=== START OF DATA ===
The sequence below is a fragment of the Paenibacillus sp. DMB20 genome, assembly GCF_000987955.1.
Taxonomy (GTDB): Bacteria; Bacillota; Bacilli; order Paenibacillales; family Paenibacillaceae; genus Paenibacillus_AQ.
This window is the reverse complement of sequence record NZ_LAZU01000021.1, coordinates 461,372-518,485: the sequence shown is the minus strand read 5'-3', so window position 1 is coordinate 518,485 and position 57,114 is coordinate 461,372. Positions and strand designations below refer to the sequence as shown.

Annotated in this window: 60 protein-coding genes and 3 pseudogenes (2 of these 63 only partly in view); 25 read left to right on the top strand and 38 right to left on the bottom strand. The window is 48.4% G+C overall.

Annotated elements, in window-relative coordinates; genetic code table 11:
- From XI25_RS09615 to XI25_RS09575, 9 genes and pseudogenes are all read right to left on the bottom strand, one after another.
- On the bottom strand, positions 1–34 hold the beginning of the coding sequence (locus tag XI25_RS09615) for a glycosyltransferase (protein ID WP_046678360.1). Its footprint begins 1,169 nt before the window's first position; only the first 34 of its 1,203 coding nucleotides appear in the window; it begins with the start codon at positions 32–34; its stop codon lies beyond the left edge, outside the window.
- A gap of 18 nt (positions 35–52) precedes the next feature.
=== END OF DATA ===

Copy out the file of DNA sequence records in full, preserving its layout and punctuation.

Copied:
The sequence below is a fragment of the Paenibacillus sp. DMB20 genome, assembly GCF_000987955.1.
Taxonomy (GTDB): Bacteria; Bacillota; Bacilli; order Paenibacillales; family Paenibacillaceae; genus Paenibacillus_AQ.
This window is the reverse complement of sequence record NZ_LAZU01000021.1, coordinates 461,372-518,485: the sequence shown is the minus strand read 5'-3', so window position 1 is coordinate 518,485 and position 57,114 is coordinate 461,372. Positions and strand designations below refer to the sequence as shown.

Annotated in this window: 60 protein-coding genes and 3 pseudogenes (2 of these 63 only partly in view); 25 read left to right on the top strand and 38 right to left on the bottom strand. The window is 48.4% G+C overall.

Annotated elements, in window-relative coordinates; genetic code table 11:
- From XI25_RS09615 to XI25_RS09575, 9 genes and pseudogenes are all read right to left on the bottom strand, one after another.
- On the bottom strand, positions 1–34 hold the beginning of the coding sequence (locus tag XI25_RS09615) for a glycosyltransferase (protein ID WP_046678360.1). Its footprint begins 1,169 nt before the window's first position; only the first 34 of its 1,203 coding nucleotides appear in the window; it begins with the start codon at positions 32–34; its stop codon lies beyond the left edge, outside the window.
- A gap of 18 nt (positions 35–52) precedes the next feature.